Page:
I wrote the other day about how our book club had begun. Our first book is The Magnificent Ambersons by Booth Tarkington. The main character, George Amberson, is a spoiled rich kid who believes that he is entitled to respect, if not outright worship, in his town, merely because he was born an Amberson. This brings me back to my past comments about entitlement. I still believe this: we are entitled to nothing, and whatever monetary rewards or personal respect we receive should come from our own hard work and efforts and good behavior. Sure, there are people that don't believe that. They feel that simply because of who they are, they should get a break...or they feel that everyone else "owes" them something. If that's how they want to be, I can't stop them. However, I know that I can look at myself in the mirror every day and know that I have earned what I have gotten in my life. I have self-respect, my family is proud of what I've done, and I have people in my life who love me, care about me, and I'm pretty sure they also respect me. My personal goal is to continue to behave in such a way that I retain all of that, including my own self-respect, because Mom and Dad gave me a healthy sense of what is right and what is wrong. I could go against that, but deep down I would know it was wrong, and I would not respect myself. As Ken and I always say, the right thing to do is to take the high road. It hasn't failed us yet.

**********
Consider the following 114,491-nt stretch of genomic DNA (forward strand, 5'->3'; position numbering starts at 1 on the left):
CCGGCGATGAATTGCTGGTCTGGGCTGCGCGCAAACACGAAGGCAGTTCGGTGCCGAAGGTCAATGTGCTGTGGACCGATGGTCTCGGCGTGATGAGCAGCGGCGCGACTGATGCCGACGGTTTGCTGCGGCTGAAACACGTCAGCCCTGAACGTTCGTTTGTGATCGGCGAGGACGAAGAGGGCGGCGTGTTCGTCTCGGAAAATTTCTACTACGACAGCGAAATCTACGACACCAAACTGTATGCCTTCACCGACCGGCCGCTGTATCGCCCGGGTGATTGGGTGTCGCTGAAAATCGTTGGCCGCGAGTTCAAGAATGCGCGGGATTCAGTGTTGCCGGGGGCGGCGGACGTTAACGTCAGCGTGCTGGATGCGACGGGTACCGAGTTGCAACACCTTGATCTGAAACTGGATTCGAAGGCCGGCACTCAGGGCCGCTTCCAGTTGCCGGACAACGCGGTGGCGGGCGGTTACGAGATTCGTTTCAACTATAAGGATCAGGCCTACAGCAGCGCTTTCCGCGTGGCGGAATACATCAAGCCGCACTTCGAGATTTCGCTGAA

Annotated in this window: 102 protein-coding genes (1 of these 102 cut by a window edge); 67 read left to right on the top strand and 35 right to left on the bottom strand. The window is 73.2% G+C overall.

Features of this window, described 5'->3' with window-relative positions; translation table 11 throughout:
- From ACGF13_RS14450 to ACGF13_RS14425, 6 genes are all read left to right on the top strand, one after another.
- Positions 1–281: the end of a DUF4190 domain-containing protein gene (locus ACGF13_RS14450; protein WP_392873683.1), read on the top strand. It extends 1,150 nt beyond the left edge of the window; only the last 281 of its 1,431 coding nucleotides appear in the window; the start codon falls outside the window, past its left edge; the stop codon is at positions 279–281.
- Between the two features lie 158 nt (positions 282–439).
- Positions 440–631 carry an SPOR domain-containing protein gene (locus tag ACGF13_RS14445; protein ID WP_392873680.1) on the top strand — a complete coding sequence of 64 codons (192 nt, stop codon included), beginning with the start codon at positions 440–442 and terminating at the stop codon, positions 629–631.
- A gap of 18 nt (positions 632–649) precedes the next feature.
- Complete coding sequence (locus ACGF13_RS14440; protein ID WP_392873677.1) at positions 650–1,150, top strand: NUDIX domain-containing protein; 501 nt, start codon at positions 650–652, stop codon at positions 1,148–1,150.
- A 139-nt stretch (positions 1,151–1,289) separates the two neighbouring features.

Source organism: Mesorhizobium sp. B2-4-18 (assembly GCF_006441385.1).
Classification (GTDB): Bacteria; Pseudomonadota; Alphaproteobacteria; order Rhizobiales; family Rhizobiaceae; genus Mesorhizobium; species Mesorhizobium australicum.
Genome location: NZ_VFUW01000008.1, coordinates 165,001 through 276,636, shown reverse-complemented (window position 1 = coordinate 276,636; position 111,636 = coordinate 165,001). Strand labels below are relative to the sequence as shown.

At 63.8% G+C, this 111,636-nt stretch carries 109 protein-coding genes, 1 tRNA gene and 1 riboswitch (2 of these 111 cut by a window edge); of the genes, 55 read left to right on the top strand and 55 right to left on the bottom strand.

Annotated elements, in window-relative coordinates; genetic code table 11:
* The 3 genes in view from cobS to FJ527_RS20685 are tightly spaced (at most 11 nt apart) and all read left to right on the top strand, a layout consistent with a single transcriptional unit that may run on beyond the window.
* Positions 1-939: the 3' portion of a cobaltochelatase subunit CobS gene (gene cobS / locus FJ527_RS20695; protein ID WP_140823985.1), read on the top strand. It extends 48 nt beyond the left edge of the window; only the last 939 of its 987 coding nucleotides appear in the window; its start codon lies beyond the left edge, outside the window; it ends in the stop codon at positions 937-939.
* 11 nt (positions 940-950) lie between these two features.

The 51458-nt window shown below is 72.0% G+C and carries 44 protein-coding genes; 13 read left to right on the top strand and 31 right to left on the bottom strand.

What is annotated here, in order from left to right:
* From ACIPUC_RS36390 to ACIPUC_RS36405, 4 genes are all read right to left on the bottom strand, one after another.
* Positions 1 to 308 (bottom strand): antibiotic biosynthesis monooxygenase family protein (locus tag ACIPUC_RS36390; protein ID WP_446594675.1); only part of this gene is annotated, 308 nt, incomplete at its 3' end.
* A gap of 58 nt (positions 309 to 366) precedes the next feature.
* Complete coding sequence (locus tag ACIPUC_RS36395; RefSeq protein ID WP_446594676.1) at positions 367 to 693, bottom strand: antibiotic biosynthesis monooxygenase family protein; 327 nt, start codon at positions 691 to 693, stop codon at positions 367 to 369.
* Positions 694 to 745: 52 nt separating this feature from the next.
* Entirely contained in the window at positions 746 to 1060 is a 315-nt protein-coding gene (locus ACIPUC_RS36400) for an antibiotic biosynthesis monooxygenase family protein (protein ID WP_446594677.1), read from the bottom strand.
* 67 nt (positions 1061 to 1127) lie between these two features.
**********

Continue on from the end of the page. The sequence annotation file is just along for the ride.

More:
Besides making me think about that, the book also had a lovely little scene in one of the chapters I read today. George takes a young lady for a sleigh ride into the country. It was so well-written that I could imagine the entire scene: the fields covered with snow, the horse snorting and blowing plumes of breath into the cold air, the jingle of the sleigh bells. It was beautiful. The young lady, Lucy, talks about how her father remembers the town from years ago with such fondness, and she wonders how much of it is real and how much of it is just that he was young. This made me think, too. I remember my youth with great fondness, but was that real, or just the distance of time? Happily, it was real! There were bad and sad moments, but that is part of life. All in all, I'm a very lucky woman, because I was blessed with a great family, and grew up in a very down-to-earth place.
Lucy goes on to say that she feels like she's missing out on something good because she rarely thinks about the present moment, and is always looking forward to something that will happen next. Lucy is wise beyond her years. While it's important to plan for the future, and it can be downright fun to plan ahead for things like vacation, it's so easy to forget to enjoy what is happening right now. If you stop and think about it, you might find that you have plenty to be thankful for, and that life is actually pretty good. If it's not, then be thankful that you have the ability to make a change. It's all in your outlook, when you get right down to it. Shane told me this quote about how life is 10% what happens to you, and 90% how you react to it. I like that. You can either sit back and let life happen to you, or you can go out and make things happen for yourself.
Seems pretty simple to me.